Let me first start out this year in review with an apology to all my readers. I’ve not been a very good blogger and have lagged behind in posting anything of interest. Some of this was due to my broken ankle at the end of Spring and lasting through the Summer. Those weeks that I was laid up kept me both from birding and blogging. Compounding this was a couple bouts of having the cold, which as a member of the senior population takes longer to get over. With that being said lets put this year behind us and hope that 2020 is a better year both for you personally, and birding.
For myself 2019 was a pretty good year for birds. I was able to add 11 new birds to my life list, with the latest being a Prairie Falcon that’s been hanging out in the flat farm land west of Bowling Green Ohio. I picked up that bird yesterday.
Below are 6 of the 11 new birds spotted in 2019, and if it wasn’t for our family vacation to Maine my yearly number would be significantly lower.
- Common Eider
- Sooty Shearwater
- Great Shearwater
- Atlantic Puffin
- Northern Fulmer
- Black Guillemot
- Great Cormorant
For the greatest distance driven by car to tick off a new bird lies with the now famous Tufted Duck of Fennville Michigan.
back on April 28th I drove one way 335 miles to check this bird off my life list. Did this seem excessive driving just for 1 bird? Sure it was. However it was worth the drive to see a bird that I’ll probably never see again.
Most satisfying Bird of 2019: Well that honor goes to the Red Phalarope that I was able to check off the old Life List on November 3rd. Now I’m finally able to check off all North American Phalarope species with this beautiful bird that was spotted at Brookville Lake in Indiana.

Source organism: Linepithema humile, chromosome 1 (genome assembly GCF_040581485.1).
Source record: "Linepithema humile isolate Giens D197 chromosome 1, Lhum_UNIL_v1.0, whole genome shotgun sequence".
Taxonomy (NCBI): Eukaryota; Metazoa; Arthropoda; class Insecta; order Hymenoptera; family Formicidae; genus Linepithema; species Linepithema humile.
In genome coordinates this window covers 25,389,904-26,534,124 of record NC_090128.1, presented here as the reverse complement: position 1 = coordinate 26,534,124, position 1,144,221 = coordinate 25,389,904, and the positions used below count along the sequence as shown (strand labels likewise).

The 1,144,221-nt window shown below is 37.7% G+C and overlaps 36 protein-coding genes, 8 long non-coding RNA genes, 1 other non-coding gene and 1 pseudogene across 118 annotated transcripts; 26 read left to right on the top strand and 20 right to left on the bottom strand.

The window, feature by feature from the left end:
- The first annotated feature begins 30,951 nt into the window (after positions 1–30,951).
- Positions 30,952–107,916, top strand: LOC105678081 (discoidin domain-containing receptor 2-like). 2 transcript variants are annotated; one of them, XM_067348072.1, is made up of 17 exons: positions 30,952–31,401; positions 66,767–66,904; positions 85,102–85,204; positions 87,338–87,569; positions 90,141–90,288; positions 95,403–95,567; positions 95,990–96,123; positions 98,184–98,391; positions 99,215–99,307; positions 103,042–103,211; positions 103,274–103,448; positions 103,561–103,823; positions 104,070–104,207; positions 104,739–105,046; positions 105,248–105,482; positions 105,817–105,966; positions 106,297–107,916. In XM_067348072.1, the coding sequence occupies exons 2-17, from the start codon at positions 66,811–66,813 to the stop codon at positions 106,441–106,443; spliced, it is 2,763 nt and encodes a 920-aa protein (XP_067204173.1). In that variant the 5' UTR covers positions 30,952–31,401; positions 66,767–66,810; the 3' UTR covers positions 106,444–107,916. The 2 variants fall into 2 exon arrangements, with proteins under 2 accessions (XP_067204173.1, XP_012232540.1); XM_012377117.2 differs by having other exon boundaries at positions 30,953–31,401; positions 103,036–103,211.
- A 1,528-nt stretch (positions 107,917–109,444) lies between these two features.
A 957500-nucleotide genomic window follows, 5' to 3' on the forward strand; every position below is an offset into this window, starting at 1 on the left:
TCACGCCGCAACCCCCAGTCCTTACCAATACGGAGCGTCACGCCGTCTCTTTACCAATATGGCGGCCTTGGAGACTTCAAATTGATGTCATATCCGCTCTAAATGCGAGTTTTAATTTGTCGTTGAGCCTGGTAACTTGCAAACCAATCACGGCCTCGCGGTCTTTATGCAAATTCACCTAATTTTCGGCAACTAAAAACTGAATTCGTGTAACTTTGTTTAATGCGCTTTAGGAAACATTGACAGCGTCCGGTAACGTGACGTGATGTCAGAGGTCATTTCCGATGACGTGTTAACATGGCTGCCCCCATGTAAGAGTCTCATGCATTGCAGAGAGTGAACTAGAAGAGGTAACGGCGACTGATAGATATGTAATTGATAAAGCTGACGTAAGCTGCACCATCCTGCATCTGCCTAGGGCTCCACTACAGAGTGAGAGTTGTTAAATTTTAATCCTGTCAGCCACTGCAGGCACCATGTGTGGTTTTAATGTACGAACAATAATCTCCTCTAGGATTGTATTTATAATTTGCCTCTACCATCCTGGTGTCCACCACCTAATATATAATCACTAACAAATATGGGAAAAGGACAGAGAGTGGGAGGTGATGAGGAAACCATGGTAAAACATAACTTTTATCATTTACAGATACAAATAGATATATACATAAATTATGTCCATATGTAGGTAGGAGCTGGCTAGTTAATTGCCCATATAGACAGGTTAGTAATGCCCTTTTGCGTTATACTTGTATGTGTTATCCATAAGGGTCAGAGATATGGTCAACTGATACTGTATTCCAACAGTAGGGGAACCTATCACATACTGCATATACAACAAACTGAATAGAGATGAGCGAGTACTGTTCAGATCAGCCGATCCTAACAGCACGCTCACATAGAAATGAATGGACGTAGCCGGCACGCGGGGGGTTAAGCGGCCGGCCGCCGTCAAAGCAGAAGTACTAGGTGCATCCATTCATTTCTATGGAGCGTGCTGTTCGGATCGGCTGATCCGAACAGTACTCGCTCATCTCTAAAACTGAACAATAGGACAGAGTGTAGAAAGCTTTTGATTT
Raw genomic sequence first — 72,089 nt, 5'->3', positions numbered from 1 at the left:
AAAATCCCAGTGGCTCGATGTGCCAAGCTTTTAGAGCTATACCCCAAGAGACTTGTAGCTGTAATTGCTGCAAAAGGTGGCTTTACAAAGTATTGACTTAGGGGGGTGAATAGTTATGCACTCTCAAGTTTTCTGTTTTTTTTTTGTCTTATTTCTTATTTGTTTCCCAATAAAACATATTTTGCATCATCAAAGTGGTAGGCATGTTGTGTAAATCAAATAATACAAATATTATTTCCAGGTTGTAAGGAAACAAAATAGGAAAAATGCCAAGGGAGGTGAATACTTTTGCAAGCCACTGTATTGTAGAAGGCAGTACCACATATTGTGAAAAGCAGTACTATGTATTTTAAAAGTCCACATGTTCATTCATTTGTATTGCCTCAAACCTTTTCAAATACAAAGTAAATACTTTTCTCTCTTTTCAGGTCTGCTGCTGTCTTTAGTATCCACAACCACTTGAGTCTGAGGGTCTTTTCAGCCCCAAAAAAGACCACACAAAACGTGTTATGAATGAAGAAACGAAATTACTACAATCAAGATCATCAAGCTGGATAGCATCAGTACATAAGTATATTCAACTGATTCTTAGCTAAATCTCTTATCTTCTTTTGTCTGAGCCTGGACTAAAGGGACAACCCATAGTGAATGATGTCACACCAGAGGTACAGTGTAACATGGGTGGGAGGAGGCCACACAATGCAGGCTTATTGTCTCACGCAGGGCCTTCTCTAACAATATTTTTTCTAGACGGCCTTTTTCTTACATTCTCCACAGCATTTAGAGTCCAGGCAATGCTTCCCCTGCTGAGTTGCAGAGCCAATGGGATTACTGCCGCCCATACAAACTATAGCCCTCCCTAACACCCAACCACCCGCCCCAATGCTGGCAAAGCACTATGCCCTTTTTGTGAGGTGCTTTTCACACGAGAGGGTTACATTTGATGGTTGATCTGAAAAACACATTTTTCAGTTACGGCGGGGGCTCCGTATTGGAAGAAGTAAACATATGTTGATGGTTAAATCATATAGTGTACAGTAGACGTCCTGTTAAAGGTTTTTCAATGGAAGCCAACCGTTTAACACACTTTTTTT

For the 2 most surprising new birds of 2019 would have to be the Sharp-tailed Sandpiper and the Prairie Falcon. Even though I don’t have any photos of these birds, they are without a doubt the most surprising birds that I never would expect to see this year.
As I reflect on 2019 I can’t help but to look forward to 2020, which will prove to be the most “birdiest” year to date. In the past I’ve had some very good years for birds but this coming year should put me past a personal milestone of 500 ABA birds.
In the next few weeks I’ll start making plans on going to the Southwest Wings Spring Fling in Sierra Vista Arizona. Long have I wanted to visit Arizona for their abundance of great birds. Like my trip to the Rio Grande Birding Festival, this trip should push me past the 500 mark for total birds.
If for some reason I don’t reach 500 by the end of that trip, I have yet another trip that will tip it into my favor. My eldest son is getting married on Oahu Hawaii in November. I’ll be there for 2 weeks. I can only imagine the birds I’ll be seeing.
These two trips have my brain on overdrive. After the holidays are over then I can start to concentrate on the task at hand. Study the birds and their songs and calls. I need to prepare. And it’s this preparation that makes us better birders.
With 2019 almost in the past, let us look forward to a better 2020, and better birds.
Happy New Year to you all.